When presidents Barack Obama and George W. Bush spoke at the memorial service for the five Dallas police officers killed by former Army veteran Micah Xavier Johnson, they were not just responding to another horrific mass murder. They were responding to a sniper attack that reflects an America dilemma.
We are ambivalent about snipers. We regard Micah Johnson as despicable for his murder of the police, but we honor Navy Seal Chris Kyle, the most lethal sniper in American history and the hero of Clint Eastwood’s film American Sniper, for his successful use of sniper tactics in Iraq.
When snipers protect us by defending the country, we approve of the way they operate. The Army established a sniper school at Fort Benning, Georgia, in 1987, and the Army Sniper Association website hails the sniper as an “invaluable asset” for the military.
On the other hand, when snipers threaten us, we decry their willingness to shoot from a concealed position and treat their human targets as prey. They seem worse than other killers.
Dallas Police Chief David Brown captured the anger so many of us feel for snipers like Micah Johnson when he told the media, “They don’t have to work very hard to do cowardly acts like this, to snipe at our officers from elevated positions and to ambush them from secreted positions around corners.”
In Johnson’s case his sniping was inseparable from the unstable person he had shown himself to be during his time in the service. While in the Army, Johnson was sent home from Afghanistan for sexually harassing a fellow soldier, who thought Johnson needed “mental help.” She feared him enough to ask for an order of protection for herself and her family.
Johnson’s profile parallels that of two other notorious Texas snipers. The most infamous of these, Lee Harvey Oswald, shot President John Kennedy from a window of the Texas School Book Depository on November 22, 1963. Thanks to the Warren Commission’s investigation into the death of Kennedy and the interest in Oswald from authors like Norman Mailer and Gerald Posner, we know much about Oswald’s history, starting with a childhood in which he moved from school to school and was temporarily put in an orphanage by his mother. An ex-Marine, Oswald later tried to become a Soviet citizen, and seven months before the Kennedy assassination, Oswald fired a bullet into the home of the outspoken, right-wing Army major general Edwin Walker, who was living in retirement in Dallas.
A similarly disturbing profile describes Charles Whitman, another ex-Marine, who in 1966 barricaded himself in the landmark tower of the University of Texas at Austin and shot 46 people, killing 14 of them before he was killed 90 minutes later. Whitman, like Oswald, had trouble holding down a job and being close to anyone. The night before his rampage, he murdered both his mother and his wife. Earlier in the year he told a psychiatrist that he was having outbursts of rage that he could not control.
The deaths of Johnson, Oswald, and Whitman produced little regret. There was widespread feeling that they got what they deserved. When the Dallas police used a bomb attached to a robot to kill Johnson, they were applauded for not taking further risks with their own lives.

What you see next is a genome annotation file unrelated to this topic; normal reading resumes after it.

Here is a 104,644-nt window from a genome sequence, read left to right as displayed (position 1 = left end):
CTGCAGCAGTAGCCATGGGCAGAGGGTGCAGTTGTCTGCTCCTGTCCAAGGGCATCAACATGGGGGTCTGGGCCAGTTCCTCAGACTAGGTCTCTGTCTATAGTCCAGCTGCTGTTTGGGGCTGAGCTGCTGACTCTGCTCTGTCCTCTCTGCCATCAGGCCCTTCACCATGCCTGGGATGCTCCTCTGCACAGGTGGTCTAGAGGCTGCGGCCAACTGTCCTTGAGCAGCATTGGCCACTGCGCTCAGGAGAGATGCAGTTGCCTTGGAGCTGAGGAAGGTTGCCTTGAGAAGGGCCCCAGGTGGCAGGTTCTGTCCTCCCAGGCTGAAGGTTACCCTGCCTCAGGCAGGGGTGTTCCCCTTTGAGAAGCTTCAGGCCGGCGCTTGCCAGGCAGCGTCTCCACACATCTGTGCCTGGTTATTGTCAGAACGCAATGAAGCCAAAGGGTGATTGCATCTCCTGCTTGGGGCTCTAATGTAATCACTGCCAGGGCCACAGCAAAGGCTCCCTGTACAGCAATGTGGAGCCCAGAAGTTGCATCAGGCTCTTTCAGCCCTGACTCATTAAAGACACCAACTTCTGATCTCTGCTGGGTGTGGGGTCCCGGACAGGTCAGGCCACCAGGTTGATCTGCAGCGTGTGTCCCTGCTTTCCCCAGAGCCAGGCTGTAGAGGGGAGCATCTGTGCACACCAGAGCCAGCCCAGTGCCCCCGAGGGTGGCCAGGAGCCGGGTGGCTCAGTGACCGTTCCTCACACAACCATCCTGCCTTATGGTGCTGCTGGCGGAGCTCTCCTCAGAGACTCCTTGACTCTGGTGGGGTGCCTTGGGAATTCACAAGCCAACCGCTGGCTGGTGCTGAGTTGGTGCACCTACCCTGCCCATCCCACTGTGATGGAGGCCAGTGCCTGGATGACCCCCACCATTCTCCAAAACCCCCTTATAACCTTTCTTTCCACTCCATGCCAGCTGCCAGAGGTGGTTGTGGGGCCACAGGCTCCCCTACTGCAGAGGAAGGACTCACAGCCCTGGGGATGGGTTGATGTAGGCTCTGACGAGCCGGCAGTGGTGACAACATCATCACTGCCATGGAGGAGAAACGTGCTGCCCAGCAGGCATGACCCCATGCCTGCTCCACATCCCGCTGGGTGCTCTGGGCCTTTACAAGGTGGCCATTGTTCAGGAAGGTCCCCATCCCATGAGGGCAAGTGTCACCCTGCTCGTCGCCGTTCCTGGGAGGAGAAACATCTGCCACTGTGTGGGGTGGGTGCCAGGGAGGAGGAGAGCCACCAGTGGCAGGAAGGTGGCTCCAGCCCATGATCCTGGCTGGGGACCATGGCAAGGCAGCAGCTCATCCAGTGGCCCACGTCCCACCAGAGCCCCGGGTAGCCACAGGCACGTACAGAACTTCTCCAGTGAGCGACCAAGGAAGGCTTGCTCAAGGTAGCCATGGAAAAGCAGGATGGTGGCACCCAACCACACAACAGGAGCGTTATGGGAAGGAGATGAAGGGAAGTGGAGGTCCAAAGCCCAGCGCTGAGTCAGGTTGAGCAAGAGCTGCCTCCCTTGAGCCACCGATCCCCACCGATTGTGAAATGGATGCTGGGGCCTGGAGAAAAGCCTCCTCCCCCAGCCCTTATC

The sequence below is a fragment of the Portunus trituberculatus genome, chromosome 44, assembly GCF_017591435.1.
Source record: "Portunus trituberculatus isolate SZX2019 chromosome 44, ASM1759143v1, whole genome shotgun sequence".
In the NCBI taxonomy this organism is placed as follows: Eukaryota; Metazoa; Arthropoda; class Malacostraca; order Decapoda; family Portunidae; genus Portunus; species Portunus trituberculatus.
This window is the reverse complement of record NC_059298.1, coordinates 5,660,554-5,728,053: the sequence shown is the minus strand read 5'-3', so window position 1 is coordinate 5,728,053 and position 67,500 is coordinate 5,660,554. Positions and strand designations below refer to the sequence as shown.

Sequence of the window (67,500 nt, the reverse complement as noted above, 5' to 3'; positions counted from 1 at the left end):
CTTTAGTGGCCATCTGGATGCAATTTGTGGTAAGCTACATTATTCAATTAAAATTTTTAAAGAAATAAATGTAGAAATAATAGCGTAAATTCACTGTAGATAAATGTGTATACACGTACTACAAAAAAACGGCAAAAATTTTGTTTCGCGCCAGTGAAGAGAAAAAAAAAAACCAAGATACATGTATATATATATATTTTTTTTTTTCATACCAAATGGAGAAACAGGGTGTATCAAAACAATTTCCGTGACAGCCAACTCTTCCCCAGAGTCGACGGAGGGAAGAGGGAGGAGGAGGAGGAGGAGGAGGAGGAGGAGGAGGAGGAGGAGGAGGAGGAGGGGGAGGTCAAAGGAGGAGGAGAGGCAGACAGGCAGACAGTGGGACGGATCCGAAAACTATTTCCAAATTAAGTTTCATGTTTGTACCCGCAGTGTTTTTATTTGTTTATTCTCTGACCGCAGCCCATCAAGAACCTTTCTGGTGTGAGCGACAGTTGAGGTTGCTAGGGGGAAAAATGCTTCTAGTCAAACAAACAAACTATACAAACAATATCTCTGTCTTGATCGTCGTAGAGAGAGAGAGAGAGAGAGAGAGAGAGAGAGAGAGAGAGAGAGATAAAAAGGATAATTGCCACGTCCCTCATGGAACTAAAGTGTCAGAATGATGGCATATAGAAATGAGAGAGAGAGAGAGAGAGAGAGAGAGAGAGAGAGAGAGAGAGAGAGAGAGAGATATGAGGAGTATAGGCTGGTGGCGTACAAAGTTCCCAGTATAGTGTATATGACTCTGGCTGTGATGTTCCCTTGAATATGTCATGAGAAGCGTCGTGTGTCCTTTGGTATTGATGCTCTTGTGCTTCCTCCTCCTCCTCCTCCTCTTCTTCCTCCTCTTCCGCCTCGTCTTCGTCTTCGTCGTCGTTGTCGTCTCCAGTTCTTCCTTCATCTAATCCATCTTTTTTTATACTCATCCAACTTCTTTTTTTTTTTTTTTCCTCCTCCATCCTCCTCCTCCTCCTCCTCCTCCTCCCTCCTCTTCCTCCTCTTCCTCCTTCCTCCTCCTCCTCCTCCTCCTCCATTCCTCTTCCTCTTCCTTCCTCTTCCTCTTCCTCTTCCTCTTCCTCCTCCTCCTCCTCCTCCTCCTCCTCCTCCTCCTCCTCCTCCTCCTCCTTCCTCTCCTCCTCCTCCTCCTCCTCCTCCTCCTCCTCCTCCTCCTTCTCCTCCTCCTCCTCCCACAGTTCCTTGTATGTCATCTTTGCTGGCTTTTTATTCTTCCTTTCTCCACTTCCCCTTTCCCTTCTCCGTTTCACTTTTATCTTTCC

The contempt we have for snipers like these is not the feeling we have for snipers we look upon as doing their patriotic duty. Chris Kyle’s autobiography was a bestseller and Clint Eastwood’s movie, which was based on Kyle’s autobiography, was a box-office smash.
Kyle’s story evokes the history of the sniper in America. As art curator Brian Allen recently noted, Kyle calls to mind a heroic figure from the 19th century: the sniper in artist Winslow Homer’s 1962 illustration for Harper’s Weekly: “The Army of the Potomac—A Sharp-Shooter on Picket Duty.” In both the illustration and painting, the sharp-shooter is concealed by the branches of the tree he sits in. Nonetheless, he is meant to be viewed with admiration by the readers of Harper’s Weekly. Homer’s sharp-shooter is a stalwart defender of the Union cause, and in this regard a warrior who further links us to the present and snipers who are presented as admirable.
On television, there is no more powerful representative of law and order than actor Mark Harmon’s character, Leroy Jethro Gibbs, the head of the Washington-based Major Case Response Team of the National Criminal Investigative Service on the long-running CBS series NCIS. A former Marine sniper, who once used his sniper skills to avenge the murder of his wife and daughter by a drug lord, Harmon is for us what John Wayne, who thrived on face-to-face confrontations in a series of classic westerns, was as a dispenser of justice for past generations.
Gibbs’s sniper past is portrayed on television as a virtue, not a liability, and he reflects what is going on in real life. Our current, sanctioned use of drone strikes in such troubled areas as Iraq and Afghanistan has raised the sniper’s tactics to a new high-tech level. Today’s drone operators do not even need to worry about camouflage. They can safely operate from an air-conditioned room on a military base thousands of miles from the battlefield.
And therein lies the dilemma of the sniper’s morality. We have not in the past thought of the sniper’s battlefield legacy as one that might be transferred to civilian life—let alone civilian life in which weapons designed for military use have become widely available. But that is exactly what has happened.
Nicolaus Mills is professor of American studies at Sarah Lawrence College and author of Winning the Peace: The Marshall Plan and America’s Coming of Age as a Superpower.